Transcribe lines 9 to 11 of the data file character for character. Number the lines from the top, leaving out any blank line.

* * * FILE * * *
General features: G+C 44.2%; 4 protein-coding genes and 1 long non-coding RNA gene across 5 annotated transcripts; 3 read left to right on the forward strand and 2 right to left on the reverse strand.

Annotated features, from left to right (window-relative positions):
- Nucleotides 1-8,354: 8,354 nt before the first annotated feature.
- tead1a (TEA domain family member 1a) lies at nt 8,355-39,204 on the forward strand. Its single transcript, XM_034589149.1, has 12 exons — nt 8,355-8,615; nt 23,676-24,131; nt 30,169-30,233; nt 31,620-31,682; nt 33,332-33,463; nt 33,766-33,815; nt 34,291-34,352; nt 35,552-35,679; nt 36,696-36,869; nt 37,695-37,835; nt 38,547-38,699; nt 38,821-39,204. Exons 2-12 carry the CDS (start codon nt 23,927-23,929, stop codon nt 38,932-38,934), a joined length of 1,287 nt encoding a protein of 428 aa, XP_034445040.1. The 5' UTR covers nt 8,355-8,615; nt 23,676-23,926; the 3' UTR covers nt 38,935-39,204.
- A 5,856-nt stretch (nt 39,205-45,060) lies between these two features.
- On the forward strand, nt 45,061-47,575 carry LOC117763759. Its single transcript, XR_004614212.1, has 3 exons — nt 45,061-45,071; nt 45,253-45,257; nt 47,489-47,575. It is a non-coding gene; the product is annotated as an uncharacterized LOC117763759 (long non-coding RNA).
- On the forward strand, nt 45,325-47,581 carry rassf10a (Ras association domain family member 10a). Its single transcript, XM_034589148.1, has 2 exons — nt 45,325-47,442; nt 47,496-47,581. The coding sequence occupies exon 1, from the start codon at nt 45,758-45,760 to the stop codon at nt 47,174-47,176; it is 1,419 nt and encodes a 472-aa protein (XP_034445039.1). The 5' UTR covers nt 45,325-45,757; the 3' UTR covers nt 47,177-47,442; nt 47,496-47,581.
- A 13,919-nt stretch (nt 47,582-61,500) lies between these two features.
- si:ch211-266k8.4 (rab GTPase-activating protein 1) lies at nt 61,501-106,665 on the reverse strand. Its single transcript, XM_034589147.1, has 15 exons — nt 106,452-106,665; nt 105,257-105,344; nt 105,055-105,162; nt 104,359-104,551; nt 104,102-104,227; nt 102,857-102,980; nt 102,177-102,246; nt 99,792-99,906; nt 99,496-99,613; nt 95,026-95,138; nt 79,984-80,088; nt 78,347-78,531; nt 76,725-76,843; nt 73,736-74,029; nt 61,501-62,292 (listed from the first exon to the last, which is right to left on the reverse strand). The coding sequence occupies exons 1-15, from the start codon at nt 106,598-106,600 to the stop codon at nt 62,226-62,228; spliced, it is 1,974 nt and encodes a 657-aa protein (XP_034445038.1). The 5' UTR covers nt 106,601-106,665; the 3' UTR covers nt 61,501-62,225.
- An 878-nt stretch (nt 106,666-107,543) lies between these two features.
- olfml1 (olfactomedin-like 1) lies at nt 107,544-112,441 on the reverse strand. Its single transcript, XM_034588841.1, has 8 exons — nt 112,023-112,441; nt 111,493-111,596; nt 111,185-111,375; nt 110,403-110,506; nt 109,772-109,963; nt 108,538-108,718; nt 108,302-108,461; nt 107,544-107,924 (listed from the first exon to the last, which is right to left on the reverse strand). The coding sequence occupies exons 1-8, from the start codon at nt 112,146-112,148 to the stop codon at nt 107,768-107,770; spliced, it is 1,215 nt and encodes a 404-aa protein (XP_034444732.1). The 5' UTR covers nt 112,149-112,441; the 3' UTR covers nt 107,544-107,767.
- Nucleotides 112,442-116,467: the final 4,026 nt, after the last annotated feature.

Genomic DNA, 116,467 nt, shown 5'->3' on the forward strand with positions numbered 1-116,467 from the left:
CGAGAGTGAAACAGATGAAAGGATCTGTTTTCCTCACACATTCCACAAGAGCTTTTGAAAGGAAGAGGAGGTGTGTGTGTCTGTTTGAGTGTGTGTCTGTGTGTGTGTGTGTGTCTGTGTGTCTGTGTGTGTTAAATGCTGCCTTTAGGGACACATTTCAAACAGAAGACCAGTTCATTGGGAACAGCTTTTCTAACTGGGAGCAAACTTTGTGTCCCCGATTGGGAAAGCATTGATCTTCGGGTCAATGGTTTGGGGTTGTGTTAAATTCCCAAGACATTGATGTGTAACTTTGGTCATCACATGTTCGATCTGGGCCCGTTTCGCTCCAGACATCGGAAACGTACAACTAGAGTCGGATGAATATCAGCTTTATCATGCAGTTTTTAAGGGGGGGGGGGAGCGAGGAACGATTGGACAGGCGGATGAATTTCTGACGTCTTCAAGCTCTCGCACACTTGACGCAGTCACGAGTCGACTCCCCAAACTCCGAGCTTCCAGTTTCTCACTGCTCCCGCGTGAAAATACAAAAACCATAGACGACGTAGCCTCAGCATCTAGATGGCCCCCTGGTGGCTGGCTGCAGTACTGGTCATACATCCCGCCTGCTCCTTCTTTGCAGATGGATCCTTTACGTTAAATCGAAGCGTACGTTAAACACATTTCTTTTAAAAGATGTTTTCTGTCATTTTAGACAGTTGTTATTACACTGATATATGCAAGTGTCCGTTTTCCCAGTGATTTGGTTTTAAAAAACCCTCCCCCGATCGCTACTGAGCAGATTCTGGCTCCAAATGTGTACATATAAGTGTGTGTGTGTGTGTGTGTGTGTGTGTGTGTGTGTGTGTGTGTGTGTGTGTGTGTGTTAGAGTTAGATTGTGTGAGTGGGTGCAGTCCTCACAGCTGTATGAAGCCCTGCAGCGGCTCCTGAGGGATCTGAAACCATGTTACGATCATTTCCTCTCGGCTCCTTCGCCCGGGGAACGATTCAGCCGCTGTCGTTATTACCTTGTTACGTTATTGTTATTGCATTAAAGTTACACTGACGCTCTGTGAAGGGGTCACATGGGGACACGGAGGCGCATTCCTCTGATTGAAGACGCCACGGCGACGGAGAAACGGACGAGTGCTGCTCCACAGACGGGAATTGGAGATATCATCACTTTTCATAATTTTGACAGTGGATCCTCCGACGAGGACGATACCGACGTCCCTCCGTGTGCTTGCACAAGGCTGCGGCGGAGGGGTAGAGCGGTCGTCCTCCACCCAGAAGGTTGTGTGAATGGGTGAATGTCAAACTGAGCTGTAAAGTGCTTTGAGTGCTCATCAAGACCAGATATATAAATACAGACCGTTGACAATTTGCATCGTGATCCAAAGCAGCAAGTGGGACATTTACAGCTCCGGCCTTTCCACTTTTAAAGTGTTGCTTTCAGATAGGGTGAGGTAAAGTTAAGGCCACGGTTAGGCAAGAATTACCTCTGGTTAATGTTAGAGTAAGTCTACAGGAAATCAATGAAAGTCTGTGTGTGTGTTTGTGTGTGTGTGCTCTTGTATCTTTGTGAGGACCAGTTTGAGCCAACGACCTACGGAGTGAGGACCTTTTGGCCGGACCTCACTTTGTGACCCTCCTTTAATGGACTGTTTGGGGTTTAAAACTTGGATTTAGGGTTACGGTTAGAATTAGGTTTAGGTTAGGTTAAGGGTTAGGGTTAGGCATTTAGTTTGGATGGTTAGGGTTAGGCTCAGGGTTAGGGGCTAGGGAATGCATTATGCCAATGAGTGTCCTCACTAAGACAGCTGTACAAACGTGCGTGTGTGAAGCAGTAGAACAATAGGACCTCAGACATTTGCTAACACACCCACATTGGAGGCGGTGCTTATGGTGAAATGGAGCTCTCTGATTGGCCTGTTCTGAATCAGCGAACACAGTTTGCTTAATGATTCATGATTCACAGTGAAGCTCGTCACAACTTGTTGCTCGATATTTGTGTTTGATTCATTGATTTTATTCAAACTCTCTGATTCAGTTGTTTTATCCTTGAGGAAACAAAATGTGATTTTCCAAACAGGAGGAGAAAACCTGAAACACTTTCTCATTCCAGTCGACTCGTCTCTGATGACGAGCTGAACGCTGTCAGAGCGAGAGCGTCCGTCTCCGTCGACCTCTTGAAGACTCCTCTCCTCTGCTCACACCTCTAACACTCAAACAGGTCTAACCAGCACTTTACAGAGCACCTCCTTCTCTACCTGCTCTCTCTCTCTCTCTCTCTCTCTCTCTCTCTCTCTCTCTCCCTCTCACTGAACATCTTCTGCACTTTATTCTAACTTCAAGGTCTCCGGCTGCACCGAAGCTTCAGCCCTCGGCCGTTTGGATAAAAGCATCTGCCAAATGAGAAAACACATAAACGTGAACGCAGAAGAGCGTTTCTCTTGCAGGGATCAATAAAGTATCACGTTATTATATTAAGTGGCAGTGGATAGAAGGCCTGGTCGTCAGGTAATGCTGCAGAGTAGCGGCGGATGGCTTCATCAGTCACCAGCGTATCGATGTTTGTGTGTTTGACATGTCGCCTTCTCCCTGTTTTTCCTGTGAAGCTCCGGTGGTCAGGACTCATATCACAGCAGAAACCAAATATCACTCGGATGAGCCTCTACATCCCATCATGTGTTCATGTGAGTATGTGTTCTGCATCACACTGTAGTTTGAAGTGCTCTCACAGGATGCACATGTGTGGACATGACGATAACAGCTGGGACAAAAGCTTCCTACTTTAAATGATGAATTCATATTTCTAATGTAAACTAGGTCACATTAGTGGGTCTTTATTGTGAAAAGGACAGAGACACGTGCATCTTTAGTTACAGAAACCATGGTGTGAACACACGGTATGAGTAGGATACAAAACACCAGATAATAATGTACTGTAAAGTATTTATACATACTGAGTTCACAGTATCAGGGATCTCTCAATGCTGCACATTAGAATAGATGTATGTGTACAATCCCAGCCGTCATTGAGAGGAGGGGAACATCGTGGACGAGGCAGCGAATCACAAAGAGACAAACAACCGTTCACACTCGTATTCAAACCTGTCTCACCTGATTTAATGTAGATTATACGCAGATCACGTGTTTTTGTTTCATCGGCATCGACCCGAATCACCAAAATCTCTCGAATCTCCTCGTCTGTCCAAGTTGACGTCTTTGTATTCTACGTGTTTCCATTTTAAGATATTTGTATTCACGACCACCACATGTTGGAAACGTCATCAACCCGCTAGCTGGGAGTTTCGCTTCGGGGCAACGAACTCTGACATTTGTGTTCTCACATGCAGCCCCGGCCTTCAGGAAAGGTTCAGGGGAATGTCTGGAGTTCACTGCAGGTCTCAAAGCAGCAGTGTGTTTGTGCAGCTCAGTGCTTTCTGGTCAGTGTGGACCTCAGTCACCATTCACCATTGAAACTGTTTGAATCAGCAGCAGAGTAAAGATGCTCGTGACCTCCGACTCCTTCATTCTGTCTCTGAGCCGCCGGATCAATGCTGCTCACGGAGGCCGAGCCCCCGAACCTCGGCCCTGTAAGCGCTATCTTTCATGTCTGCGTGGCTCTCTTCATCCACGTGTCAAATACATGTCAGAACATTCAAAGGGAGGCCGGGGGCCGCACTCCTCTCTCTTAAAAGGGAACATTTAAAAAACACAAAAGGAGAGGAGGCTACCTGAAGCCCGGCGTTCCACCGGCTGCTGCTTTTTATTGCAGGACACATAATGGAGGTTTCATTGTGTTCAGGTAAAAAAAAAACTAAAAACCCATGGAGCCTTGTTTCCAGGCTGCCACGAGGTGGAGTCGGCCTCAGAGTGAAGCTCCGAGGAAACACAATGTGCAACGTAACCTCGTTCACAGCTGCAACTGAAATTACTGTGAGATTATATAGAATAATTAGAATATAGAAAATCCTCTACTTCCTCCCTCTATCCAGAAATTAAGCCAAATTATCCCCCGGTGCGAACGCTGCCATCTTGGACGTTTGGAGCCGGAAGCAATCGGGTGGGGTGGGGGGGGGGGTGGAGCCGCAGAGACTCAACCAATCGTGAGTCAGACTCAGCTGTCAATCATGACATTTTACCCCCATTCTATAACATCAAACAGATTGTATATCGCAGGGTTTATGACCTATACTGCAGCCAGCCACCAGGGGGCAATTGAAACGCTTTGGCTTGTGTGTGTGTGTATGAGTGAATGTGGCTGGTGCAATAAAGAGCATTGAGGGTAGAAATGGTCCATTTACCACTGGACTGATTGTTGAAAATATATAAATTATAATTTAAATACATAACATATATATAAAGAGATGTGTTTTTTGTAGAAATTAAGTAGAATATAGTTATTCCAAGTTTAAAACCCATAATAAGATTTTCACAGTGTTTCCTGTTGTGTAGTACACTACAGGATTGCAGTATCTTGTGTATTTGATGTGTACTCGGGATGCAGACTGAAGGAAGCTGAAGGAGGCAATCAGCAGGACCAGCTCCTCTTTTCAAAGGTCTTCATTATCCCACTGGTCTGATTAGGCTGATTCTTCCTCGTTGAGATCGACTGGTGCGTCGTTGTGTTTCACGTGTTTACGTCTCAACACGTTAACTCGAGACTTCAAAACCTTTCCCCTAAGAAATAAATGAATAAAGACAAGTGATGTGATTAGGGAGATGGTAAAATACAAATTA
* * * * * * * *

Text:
- si:ch211-266k8.4 (rab GTPase-activating protein 1) lies at nt 61,501-106,665 on the reverse strand. Its single transcript, XM_034589147.1, has 15 exons — nt 106,452-106,665; nt 105,257-105,344; nt 105,055-105,162; nt 104,359-104,551; nt 104,102-104,227; nt 102,857-102,980; nt 102,177-102,246; nt 99,792-99,906; nt 99,496-99,613; nt 95,026-95,138; nt 79,984-80,088; nt 78,347-78,531; nt 76,725-76,843; nt 73,736-74,029; nt 61,501-62,292 (listed from the first exon to the last, which is right to left on the reverse strand). The coding sequence occupies exons 1-15, from the start codon at nt 106,598-106,600 to the stop codon at nt 62,226-62,228; spliced, it is 1,974 nt and encodes a 657-aa protein (XP_034445038.1). The 5' UTR covers nt 106,601-106,665; the 3' UTR covers nt 61,501-62,225.
- An 878-nt stretch (nt 106,666-107,543) lies between these two features.
- olfml1 (olfactomedin-like 1) lies at nt 107,544-112,441 on the reverse strand. Its single transcript, XM_034588841.1, has 8 exons — nt 112,023-112,441; nt 111,493-111,596; nt 111,185-111,375; nt 110,403-110,506; nt 109,772-109,963; nt 108,538-108,718; nt 108,302-108,461; nt 107,544-107,924 (listed from the first exon to the last, which is right to left on the reverse strand). The coding sequence occupies exons 1-8, from the start codon at nt 112,146-112,148 to the stop codon at nt 107,768-107,770; spliced, it is 1,215 nt and encodes a 404-aa protein (XP_034444732.1). The 5' UTR covers nt 112,149-112,441; the 3' UTR covers nt 107,544-107,767.